Thursday, November 20, 2014

Farewell Hillary, For Now

TOKYO – F. Scott Fitzgerald famously said that “there are no second acts in American lives.” Hillary Clinton’s stunning (and, I trust, unfinished) career – from First Lady to United States Senator to presidential candidate to US Secretary of State in the administration of the man who defeated her – proves that Fitzgerald could not have been more wrong.

Today, as Clinton prepares to leave office, there is widespread speculation that she will seek to succeed President Barack Obama in 2016. She has had not only a second act, but a third as well – and millions of Americans want her to write a fourth.

Clinton’s four years as America’s top diplomat have given her iconic status around the world – and deservedly so. On her watch, two of the longest wars in US history have been wound down, America’s alliances have been reinvigorated, and young women everywhere have been encouraged to pursue their dreams – whether in academia, business, or politics. Hers is a record that ranks her among the great postwar US secretaries of state – Dean Acheson, Henry Kissinger, and James Baker.

The position of secretary of state is truly global in scope. It demands not only a coherent conception of how the world works and the place of US national interests within the international order, but also extraordinary political skill, stamina, timing, and, above all, courage. Clinton used all of these virtues to their highest possible effect.

In the midst of two wars and Asia’s rise, Clinton confronted the three great tasks that any US secretary of state must face: pinpointing the challenges at hand; developing a viable strategy that attracts the support of the entire US government and public opinion; and managing the actual practice of US diplomacy. Here, she was aided by the great confidence that Obama placed in her – a remarkable outcome, given their rivalry in the 2008 presidential campaign. Obama’s decision attests not only to his judgment, but also to her character.

Clinton’s primary challenge as secretary of state was to recast the very nature of US involvement in global affairs. The go-it-alone America of the years of the war on terror had alienated its closest allies, and had proven insufficient both to resolving the wars in Iraq and Afghanistan, and to creating a structure of peace for an Asia struggling to cope with China’s new power and assertiveness.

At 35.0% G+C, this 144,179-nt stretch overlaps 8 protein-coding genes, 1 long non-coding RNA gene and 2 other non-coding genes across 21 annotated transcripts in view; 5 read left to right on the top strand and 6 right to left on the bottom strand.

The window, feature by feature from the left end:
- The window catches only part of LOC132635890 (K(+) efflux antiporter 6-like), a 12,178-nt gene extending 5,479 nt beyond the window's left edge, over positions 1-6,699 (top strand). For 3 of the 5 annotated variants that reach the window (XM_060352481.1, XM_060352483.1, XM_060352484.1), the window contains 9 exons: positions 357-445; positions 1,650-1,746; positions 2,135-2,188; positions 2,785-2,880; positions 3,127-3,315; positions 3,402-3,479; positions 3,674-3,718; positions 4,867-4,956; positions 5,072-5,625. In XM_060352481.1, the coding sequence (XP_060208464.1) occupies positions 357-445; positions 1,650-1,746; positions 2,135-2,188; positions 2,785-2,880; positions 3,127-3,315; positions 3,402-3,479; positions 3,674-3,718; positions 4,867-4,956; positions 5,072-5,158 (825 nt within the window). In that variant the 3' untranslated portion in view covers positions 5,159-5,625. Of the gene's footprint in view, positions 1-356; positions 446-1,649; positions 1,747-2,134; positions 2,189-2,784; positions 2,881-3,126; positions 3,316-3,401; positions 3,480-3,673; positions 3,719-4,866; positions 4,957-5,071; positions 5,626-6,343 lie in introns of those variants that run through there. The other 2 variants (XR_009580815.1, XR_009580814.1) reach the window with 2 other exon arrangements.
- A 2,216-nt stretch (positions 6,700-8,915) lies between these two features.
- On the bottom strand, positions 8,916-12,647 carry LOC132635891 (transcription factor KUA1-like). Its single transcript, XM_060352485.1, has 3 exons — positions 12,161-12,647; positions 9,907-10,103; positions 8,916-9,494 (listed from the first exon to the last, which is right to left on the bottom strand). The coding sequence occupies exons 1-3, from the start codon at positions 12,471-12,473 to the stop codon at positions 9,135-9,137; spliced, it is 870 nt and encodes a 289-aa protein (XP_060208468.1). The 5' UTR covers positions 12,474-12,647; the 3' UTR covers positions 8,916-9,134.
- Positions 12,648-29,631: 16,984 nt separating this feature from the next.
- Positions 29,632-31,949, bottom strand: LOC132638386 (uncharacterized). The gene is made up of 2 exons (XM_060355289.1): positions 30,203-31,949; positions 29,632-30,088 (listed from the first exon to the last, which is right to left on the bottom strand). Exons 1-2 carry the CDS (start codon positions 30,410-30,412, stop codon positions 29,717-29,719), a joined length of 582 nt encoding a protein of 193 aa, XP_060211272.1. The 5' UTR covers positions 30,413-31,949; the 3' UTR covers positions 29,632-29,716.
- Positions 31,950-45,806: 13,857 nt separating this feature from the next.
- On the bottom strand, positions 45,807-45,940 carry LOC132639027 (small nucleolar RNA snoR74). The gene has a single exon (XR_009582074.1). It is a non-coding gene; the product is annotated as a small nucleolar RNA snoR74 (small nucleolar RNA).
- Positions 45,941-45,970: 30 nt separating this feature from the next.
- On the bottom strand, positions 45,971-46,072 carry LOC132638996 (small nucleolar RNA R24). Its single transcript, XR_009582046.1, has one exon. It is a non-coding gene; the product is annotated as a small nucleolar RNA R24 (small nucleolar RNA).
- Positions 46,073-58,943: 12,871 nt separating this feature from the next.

With Clinton at the diplomatic helm, the US once again made its alliances – in Europe, the Middle East, and Asia – both a core principle and the key operational mechanism of its foreign policy. This renewed trust in allies has been particularly important in Asia and the Middle East, where the US has used cooperation with old partners like Turkey, Japan, and South Korea, and new near-alliances with India and Indonesia, to deter aggression.

Indeed, American foreign policy’s “pivot to the Pacific” could not be undertaken without the US having first reinvigorated its relationships with Asia’s democracies. But it also could not have been undertaken without Clinton’s resolve to make China part of the solution, rather than merely a target of recrimination or containment. As a result, China is being given the opportunity to preserve its dignity while receiving incentives to integrate into a stable regional – and ultimately global – order that welcomes it as an integral player, so long as it abides by multilateral rules.

Of course, Clinton’s efforts to revitalize America’s alliances made restoring confidence in US leadership an overriding priority, which she achieved without seeking to militarize every international problem. Her approach implicitly assumed that creating conditions of cooperative strength can make the search for lasting peace self-reinforcing. Moreover, even as she emphasized the importance of alliances, she did not neglect diplomatic engagement with adversaries, though never – particularly with respect to Iran and North Korea – as simply an exercise in splitting the difference.